Jamie asks Maggie to go to a medical conference with him in Chicago. She accepts and while at the conference is invited to a Parkinson's convention across the street. She is moved by the people and their stories. She asks Jamie to come over and join her and he meets a man whose wife is in the final stages of the disease. Jamie asks for advice about Maggie, and the man tells him to run. This shakes Jamie. After the convention, Maggie tells him how much she loves him.
Jamie starts researching Parkinson's and pushing Knight for information on specialists. He starts taking Maggie to a specialist and paying for her to have tests done. At one office Jamie becomes upset because their appointment was rescheduled after they had flown in to see the doctor. While Jamie is yelling at the receptionist, Maggie walks out. They fight and Maggie says there is no cure. Maggie sees that Jamie can only love her with the hope that one day there will be a cure, and so she breaks up with him.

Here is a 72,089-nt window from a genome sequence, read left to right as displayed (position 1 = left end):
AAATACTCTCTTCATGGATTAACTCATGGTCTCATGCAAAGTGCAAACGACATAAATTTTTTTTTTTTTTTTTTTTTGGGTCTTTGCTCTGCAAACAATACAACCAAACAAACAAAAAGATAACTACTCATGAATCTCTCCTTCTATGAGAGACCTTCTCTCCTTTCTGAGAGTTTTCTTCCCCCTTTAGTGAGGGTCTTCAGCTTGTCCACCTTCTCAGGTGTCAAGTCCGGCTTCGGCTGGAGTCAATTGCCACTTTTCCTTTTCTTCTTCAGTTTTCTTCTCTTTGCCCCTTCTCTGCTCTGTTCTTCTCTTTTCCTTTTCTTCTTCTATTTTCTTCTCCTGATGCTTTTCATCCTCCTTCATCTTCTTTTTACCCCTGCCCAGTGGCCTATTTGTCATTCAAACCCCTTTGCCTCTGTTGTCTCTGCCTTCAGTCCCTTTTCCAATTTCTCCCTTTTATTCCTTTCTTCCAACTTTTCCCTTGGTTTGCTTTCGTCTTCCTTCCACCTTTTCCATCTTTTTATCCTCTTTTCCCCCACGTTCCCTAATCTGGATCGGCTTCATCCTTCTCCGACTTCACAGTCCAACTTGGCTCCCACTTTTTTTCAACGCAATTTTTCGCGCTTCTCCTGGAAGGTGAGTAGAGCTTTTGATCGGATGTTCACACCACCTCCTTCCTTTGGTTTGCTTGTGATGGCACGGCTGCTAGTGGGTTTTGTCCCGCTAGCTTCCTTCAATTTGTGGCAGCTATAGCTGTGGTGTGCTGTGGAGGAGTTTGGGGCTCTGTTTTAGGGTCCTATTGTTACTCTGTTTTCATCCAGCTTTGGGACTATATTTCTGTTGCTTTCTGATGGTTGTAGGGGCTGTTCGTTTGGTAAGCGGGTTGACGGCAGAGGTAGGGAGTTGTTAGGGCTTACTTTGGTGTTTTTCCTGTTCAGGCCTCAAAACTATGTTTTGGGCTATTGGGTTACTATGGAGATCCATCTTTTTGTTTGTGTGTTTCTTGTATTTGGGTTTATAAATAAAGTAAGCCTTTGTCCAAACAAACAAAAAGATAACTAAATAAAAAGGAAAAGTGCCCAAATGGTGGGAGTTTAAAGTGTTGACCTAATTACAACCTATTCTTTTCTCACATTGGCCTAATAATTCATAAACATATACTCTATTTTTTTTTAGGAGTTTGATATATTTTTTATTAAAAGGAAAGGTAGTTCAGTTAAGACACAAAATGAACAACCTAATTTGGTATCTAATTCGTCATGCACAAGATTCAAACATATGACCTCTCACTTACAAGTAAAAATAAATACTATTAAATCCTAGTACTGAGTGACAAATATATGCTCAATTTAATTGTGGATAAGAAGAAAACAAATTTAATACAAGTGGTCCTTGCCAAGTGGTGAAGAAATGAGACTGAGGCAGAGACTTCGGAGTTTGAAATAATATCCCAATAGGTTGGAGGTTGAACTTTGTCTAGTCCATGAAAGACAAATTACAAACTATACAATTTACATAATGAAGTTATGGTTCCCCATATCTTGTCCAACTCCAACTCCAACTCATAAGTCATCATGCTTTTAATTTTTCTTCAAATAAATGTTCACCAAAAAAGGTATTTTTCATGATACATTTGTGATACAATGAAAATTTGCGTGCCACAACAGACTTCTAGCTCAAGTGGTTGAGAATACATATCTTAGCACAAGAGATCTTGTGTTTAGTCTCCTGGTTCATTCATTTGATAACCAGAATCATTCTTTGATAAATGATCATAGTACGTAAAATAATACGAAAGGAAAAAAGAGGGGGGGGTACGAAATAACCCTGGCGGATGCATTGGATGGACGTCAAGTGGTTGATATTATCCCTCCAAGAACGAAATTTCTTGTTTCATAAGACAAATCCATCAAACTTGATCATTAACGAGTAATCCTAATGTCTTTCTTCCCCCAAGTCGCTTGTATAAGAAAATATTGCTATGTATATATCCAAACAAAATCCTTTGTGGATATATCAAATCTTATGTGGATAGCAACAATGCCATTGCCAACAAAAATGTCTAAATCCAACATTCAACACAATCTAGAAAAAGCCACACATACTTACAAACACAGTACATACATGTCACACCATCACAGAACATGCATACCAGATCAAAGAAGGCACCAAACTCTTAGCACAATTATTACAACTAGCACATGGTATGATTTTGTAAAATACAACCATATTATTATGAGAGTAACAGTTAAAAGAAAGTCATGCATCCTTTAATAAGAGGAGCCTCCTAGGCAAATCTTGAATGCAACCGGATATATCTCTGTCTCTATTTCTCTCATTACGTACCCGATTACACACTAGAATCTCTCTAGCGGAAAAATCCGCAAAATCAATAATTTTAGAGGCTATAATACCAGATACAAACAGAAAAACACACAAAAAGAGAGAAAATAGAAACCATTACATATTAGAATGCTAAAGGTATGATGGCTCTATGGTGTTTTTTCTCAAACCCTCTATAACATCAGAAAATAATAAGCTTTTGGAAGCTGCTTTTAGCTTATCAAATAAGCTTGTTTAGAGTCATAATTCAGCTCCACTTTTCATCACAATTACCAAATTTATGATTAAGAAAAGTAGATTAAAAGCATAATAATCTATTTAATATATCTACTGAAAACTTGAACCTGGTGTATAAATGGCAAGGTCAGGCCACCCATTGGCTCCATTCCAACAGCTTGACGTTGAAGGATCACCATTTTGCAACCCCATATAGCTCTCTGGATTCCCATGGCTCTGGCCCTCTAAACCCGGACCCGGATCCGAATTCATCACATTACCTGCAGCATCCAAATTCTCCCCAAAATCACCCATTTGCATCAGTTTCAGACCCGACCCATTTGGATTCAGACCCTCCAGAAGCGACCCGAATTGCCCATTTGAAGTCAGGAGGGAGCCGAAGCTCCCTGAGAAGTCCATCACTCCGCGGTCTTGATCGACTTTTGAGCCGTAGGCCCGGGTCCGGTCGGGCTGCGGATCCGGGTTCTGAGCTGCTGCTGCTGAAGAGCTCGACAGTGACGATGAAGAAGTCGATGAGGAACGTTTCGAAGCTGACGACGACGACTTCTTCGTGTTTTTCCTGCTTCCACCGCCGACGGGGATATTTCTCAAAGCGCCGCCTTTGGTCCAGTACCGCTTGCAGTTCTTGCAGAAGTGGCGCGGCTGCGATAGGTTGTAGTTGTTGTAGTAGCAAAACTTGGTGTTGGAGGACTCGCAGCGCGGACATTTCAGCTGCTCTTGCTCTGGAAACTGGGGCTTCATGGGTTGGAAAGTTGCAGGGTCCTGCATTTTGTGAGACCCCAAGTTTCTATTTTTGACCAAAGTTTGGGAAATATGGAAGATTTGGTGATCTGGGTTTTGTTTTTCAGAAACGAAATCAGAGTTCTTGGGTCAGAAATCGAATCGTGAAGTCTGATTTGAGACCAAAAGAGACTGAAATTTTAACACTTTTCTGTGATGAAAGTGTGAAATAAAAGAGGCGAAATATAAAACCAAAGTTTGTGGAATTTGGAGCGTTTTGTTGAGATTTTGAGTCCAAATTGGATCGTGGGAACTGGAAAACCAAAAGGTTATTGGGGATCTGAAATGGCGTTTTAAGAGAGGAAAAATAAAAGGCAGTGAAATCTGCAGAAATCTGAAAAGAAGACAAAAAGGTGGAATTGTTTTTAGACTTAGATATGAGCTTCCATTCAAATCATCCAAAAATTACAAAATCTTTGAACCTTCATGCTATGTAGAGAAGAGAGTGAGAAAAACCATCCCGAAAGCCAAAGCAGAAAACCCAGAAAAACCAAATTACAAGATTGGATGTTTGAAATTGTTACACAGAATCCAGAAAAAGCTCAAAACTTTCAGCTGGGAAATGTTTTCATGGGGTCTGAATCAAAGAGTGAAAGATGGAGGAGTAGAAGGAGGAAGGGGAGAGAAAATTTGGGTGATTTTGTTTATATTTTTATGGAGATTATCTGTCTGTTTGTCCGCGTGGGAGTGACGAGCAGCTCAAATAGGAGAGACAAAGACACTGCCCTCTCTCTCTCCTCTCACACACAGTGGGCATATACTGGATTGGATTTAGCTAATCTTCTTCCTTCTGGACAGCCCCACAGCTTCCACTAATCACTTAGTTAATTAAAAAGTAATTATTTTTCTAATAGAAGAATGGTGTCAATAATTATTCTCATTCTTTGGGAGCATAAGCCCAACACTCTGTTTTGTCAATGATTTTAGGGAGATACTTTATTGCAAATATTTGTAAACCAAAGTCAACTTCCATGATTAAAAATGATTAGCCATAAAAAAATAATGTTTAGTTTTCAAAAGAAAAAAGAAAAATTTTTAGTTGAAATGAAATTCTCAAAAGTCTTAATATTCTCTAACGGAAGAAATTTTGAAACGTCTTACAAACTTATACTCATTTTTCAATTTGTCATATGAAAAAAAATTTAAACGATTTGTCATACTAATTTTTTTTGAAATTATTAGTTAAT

Some time later, Jamie goes to meet Bruce for dinner and runs into Maggie, who is on a date. Bruce shows up and says that Jamie has been promoted to the Chicago office. Jamie goes home and starts to pack but realizes he wants to be with Maggie and goes to the diner where she works. Her boss tells him she has left for Canada to obtain drugs and Jamie goes off after her. Jamie flags down the bus Maggie is on. Maggie gets off and says that Jamie has five minutes to talk. He tells Maggie about how she makes him a better person, that he loves her and needs her. She starts to cry and says she will need him more. The film ends with Maggie and Jamie living together with Jamie refusing the Chicago promotion, and enrolling in Medical School.

NURSING FACTS & INFORMATION